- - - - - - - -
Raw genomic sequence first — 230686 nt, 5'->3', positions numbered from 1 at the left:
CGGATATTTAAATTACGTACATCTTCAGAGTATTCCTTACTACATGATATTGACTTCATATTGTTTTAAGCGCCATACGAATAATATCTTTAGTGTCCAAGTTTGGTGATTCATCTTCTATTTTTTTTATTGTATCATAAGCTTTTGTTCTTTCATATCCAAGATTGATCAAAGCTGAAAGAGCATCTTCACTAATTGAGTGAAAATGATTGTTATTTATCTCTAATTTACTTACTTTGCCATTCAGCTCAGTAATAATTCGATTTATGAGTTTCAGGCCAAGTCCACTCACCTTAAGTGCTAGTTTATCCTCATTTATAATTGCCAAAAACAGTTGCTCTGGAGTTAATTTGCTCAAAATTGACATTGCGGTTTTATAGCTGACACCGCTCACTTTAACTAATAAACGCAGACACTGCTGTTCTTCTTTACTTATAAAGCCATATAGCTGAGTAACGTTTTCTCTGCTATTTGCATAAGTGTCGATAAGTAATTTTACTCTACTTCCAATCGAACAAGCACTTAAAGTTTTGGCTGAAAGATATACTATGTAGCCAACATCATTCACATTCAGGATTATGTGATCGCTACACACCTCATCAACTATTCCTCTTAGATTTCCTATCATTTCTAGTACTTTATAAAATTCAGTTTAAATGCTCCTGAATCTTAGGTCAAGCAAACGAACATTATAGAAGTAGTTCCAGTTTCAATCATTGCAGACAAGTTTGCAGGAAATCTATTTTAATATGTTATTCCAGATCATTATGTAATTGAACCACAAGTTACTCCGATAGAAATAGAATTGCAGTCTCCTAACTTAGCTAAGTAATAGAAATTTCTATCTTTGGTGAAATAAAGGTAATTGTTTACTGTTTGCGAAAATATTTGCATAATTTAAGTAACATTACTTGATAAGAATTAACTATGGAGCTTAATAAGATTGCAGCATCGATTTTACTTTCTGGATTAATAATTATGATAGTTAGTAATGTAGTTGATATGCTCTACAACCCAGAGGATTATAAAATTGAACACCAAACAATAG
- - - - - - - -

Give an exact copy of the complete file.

Raw genomic sequence first — 230686 nt, 5'->3', positions numbered from 1 at the left:
CGGATATTTAAATTACGTACATCTTCAGAGTATTCCTTACTACATGATATTGACTTCATATTGTTTTAAGCGCCATACGAATAATATCTTTAGTGTCCAAGTTTGGTGATTCATCTTCTATTTTTTTTATTGTATCATAAGCTTTTGTTCTTTCATATCCAAGATTGATCAAAGCTGAAAGAGCATCTTCACTAATTGAGTGAAAATGATTGTTATTTATCTCTAATTTACTTACTTTGCCATTCAGCTCAGTAATAATTCGATTTATGAGTTTCAGGCCAAGTCCACTCACCTTAAGTGCTAGTTTATCCTCATTTATAATTGCCAAAAACAGTTGCTCTGGAGTTAATTTGCTCAAAATTGACATTGCGGTTTTATAGCTGACACCGCTCACTTTAACTAATAAACGCAGACACTGCTGTTCTTCTTTACTTATAAAGCCATATAGCTGAGTAACGTTTTCTCTGCTATTTGCATAAGTGTCGATAAGTAATTTTACTCTACTTCCAATCGAACAAGCACTTAAAGTTTTGGCTGAAAGATATACTATGTAGCCAACATCATTCACATTCAGGATTATGTGATCGCTACACACCTCATCAACTATTCCTCTTAGATTTCCTATCATTTCTAGTACTTTATAAAATTCAGTTTAAATGCTCCTGAATCTTAGGTCAAGCAAACGAACATTATAGAAGTAGTTCCAGTTTCAATCATTGCAGACAAGTTTGCAGGAAATCTATTTTAATATGTTATTCCAGATCATTATGTAATTGAACCACAAGTTACTCCGATAGAAATAGAATTGCAGTCTCCTAACTTAGCTAAGTAATAGAAATTTCTATCTTTGGTGAAATAAAGGTAATTGTTTACTGTTTGCGAAAATATTTGCATAATTTAAGTAACATTACTTGATAAGAATTAACTATGGAGCTTAATAAGATTGCAGCATCGATTTTACTTTCTGGATTAATAATTATGATAGTTAGTAATGTAGTTGATATGCTCTACAACCCAGAGGATTATAAAATTGAACACCAAACAATAG